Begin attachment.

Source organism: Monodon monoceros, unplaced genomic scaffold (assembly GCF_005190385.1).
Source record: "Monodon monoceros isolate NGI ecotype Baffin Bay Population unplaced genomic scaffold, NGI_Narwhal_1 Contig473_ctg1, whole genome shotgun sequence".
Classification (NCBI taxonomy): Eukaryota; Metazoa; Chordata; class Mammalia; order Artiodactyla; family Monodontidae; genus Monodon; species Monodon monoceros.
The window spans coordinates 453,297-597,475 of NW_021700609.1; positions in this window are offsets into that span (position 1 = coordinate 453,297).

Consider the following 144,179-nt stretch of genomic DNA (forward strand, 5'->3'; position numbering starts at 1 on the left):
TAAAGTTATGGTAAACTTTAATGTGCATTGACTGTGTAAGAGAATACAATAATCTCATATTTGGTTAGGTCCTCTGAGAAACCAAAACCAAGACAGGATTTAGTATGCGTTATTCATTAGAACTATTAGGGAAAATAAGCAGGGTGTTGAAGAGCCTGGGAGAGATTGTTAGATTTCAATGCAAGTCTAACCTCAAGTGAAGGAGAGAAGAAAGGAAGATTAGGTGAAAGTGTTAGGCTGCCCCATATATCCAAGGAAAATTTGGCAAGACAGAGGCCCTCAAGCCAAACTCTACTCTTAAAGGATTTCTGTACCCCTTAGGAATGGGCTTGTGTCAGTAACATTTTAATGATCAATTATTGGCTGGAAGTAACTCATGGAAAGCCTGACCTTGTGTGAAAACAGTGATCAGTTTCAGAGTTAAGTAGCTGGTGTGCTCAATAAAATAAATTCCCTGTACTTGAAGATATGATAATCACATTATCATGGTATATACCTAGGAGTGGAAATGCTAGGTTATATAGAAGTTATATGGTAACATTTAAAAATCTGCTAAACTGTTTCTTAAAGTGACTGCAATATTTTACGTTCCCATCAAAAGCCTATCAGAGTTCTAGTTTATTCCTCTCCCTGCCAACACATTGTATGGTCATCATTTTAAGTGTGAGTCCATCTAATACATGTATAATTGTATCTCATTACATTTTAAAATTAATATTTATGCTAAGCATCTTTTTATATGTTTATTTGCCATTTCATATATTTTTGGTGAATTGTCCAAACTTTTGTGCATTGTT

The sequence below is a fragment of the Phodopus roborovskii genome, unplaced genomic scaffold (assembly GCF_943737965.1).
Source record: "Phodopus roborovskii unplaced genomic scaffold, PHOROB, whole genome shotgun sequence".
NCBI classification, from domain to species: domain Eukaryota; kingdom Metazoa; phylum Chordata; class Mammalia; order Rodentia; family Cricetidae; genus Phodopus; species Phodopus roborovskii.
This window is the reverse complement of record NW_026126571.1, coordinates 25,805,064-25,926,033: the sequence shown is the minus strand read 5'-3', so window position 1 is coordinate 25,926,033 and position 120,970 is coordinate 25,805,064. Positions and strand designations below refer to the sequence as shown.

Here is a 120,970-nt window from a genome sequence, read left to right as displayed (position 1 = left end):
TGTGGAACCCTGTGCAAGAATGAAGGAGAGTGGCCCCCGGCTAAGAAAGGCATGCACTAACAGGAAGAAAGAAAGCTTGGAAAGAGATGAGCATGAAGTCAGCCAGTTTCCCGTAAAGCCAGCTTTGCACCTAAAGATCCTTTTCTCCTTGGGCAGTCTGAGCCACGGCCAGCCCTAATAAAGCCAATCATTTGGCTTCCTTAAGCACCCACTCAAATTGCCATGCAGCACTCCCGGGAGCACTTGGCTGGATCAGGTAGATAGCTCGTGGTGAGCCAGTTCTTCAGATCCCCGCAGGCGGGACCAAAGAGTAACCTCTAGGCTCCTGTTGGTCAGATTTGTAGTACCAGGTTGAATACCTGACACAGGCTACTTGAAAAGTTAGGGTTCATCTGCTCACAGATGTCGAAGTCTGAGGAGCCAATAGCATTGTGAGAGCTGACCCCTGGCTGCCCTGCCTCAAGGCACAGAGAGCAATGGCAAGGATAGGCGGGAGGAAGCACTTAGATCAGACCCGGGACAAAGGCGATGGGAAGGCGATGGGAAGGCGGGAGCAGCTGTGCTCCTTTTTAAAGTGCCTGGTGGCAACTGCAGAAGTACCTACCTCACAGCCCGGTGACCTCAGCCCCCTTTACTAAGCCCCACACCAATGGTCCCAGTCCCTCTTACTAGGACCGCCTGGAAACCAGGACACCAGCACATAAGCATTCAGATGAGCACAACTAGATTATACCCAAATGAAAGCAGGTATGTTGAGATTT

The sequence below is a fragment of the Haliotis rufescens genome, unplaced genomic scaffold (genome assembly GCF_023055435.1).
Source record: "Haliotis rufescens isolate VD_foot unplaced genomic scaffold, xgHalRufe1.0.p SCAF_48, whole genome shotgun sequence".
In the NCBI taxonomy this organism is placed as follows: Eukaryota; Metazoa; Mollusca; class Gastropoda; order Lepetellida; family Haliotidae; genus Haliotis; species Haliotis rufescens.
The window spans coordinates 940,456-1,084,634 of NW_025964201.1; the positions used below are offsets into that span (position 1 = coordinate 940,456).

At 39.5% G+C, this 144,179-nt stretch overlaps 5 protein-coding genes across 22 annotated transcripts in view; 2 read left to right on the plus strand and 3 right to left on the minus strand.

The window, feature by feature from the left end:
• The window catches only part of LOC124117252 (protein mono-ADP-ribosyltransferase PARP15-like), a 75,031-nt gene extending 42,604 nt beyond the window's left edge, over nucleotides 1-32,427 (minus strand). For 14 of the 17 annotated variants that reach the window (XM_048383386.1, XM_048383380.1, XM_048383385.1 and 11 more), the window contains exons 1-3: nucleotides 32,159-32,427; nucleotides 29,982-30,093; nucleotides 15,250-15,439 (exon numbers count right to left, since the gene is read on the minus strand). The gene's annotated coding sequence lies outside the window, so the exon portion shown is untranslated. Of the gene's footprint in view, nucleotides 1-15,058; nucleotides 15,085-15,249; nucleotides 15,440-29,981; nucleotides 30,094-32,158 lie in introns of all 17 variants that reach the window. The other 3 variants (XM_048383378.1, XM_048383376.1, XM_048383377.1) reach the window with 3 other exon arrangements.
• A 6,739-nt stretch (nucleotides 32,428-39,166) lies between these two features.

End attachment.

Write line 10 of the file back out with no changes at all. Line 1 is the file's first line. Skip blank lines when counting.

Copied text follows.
This window is the reverse complement of record NW_026126571.1, coordinates 25,805,064-25,926,033: the sequence shown is the minus strand read 5'-3', so window position 1 is coordinate 25,926,033 and position 120,970 is coordinate 25,805,064. Positions and strand designations below refer to the sequence as shown.